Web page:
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Mileece Formations Review

Album. Released 10 February 2003.  

BBC Review

Debut album from Mileece mixes psychoacoustic theory with seductive minimalist ambience.

Marcus Scott 2002

24-year-old Mileece has had a remarkable life. When she was growing up, her parents ran a recording studio in Covent Garden, and started an early music video company. Later her father became a director of television programmes such as Fraggle Rock and Countdown, whilst her mum ran a record label.

In early life she lived in various parts of the world including "The crystal garden" where she encountered counter-culture figures such as Timothy Leary and Charles Lucy - the inventor of the Lucytune microtonal scale.

After this, she moved to a large house full of animals in rural France to escape and learn about classical music. On top of this, her grandfather Max Matthews programmed the first computer generated song, "Daisy, Daisy"which was cynically referenced in Kubricks "2001, A Space Odyssey", sung by the Hal computer as it loses control of its senses.

Well that's her life so far, and Formations is her stunning debut album, a charming suite of gentle tones that manages to sound natural, intimate and sunnydespite utilising the rigorous theories and practice of up-to-the minute electronic composition. There are no hooks, choruses and sometimes little in the way of melody, but it's an example of an album that I could imagine anyone enjoying.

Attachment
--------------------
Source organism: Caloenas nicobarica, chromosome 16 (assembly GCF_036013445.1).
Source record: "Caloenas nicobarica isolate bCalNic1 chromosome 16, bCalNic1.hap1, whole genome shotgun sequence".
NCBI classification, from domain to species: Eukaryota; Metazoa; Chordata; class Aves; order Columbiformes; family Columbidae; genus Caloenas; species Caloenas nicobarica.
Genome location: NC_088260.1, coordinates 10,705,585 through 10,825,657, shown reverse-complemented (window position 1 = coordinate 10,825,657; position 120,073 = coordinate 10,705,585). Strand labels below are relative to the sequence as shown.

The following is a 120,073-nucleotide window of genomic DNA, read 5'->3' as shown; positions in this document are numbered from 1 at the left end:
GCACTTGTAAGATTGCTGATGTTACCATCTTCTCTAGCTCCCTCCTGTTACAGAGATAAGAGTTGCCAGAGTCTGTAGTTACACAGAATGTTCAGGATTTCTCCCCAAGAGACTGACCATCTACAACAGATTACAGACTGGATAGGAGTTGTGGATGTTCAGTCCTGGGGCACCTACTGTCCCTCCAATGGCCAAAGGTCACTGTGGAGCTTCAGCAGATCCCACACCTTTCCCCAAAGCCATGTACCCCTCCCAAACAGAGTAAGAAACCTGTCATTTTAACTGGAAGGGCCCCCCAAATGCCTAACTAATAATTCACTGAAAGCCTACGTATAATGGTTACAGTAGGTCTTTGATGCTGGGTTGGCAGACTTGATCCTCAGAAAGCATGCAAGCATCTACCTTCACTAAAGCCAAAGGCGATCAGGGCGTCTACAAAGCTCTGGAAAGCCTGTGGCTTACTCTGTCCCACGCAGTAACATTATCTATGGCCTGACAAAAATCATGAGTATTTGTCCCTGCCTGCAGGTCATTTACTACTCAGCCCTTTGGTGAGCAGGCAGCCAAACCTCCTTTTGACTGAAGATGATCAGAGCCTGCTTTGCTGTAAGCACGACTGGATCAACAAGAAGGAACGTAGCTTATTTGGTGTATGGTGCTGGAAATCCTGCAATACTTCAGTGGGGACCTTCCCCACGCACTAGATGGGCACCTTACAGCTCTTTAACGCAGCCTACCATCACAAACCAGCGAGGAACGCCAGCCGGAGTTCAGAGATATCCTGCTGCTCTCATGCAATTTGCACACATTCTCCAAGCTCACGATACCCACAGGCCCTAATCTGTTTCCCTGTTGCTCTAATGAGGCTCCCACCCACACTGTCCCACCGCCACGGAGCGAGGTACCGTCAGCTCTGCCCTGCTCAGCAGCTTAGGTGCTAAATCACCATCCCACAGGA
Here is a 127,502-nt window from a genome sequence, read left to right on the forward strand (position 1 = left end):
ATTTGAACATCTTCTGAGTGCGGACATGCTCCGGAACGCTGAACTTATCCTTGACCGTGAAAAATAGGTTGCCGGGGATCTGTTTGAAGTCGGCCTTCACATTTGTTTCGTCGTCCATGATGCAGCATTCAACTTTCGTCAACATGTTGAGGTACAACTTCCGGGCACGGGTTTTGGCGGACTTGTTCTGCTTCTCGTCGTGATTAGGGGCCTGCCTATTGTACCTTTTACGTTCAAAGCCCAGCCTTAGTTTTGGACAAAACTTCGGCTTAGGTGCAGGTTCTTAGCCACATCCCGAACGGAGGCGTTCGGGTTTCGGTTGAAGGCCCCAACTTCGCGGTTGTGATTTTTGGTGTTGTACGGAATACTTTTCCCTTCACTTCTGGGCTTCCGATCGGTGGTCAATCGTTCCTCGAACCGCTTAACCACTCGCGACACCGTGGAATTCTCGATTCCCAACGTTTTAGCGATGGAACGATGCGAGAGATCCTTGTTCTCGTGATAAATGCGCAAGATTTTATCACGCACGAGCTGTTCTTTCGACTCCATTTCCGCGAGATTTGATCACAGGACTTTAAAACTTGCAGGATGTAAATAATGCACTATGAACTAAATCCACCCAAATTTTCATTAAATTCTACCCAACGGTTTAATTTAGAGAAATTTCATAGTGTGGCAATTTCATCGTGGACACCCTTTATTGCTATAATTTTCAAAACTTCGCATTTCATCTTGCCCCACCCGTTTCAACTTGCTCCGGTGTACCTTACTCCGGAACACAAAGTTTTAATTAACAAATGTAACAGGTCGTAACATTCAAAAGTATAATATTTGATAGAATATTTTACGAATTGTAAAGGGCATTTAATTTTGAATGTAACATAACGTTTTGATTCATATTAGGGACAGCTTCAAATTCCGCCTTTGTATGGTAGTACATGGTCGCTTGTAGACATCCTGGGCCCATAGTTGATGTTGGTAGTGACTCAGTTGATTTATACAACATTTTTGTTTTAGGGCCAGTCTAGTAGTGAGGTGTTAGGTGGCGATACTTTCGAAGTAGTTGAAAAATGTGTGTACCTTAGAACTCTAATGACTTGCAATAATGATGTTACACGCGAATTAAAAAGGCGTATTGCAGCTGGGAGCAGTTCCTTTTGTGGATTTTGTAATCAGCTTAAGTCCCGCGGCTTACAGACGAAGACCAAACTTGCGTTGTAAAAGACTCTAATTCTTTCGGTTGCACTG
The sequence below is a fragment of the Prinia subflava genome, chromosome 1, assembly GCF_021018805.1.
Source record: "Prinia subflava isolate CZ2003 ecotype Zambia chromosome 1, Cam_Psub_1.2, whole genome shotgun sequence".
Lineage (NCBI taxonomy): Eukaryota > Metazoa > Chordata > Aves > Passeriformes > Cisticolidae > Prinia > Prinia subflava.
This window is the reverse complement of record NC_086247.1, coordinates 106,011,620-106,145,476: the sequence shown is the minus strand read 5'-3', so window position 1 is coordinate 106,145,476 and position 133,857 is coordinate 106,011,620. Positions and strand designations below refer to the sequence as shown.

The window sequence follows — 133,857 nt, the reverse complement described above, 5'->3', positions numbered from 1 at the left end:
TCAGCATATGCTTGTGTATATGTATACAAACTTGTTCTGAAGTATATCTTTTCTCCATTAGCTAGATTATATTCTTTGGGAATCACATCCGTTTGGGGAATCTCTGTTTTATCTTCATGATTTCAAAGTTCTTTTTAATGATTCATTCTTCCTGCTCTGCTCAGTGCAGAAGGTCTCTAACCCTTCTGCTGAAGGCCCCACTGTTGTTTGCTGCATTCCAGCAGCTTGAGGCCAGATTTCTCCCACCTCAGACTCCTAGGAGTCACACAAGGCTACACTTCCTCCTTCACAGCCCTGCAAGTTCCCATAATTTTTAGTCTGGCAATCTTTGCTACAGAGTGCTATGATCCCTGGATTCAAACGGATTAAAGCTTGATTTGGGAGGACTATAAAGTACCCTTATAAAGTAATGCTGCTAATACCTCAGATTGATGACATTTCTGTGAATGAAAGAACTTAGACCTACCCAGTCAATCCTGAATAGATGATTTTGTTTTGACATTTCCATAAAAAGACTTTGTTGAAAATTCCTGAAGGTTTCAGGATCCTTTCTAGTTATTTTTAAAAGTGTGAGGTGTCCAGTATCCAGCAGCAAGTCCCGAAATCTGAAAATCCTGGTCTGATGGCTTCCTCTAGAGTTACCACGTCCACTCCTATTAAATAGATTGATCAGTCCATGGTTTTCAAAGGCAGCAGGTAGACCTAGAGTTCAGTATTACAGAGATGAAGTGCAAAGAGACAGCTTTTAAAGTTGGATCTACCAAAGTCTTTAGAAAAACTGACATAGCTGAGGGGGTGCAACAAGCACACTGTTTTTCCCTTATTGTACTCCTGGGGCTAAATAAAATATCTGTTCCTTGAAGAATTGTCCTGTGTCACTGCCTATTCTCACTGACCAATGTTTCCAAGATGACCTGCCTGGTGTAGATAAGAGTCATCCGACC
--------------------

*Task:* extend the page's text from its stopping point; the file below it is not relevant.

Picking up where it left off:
This music was composed using generative musical computer languages, something that inMileece's words "allows for structures to generate autonomously, the same as a plant or any living thing would".This is beautifully illustrated in track one, "aube" which actually sounds like the musical equivalent of cell division, as delicate tones chime out at seemingly random intervals but constantly keep an internal form and harmonic relationship.

The title tracksounds more like the familiar music of modern minimalist composition. Repetitive motifs grow out of seemingly random clusters of notes, building up then dropping down in order to regroup, just as it seems the music is getting cluttered. In this track, Mileece's strong grasp of psycho-acoustics is evident as her sparse music sometimes creates difference-tones (two notes together simultaneously creating another audible tone).

With the addition of a simple bass guitar accompaniment and a melody that sounds like a traditional fiddle reel trying to work itself out,"fern" creates a sound reminiscent of a more advanced, stripped down Tortoise, whilst"nightfall" adds simple cello and voice to the sine tones to create a warm lullaby.

If you are looking for an album of astonishing paradoxes; artificial yet natural, simple yet advanced, harmonic and ordered but random, then look no further than this outstanding release. Beautiful, real musical science.

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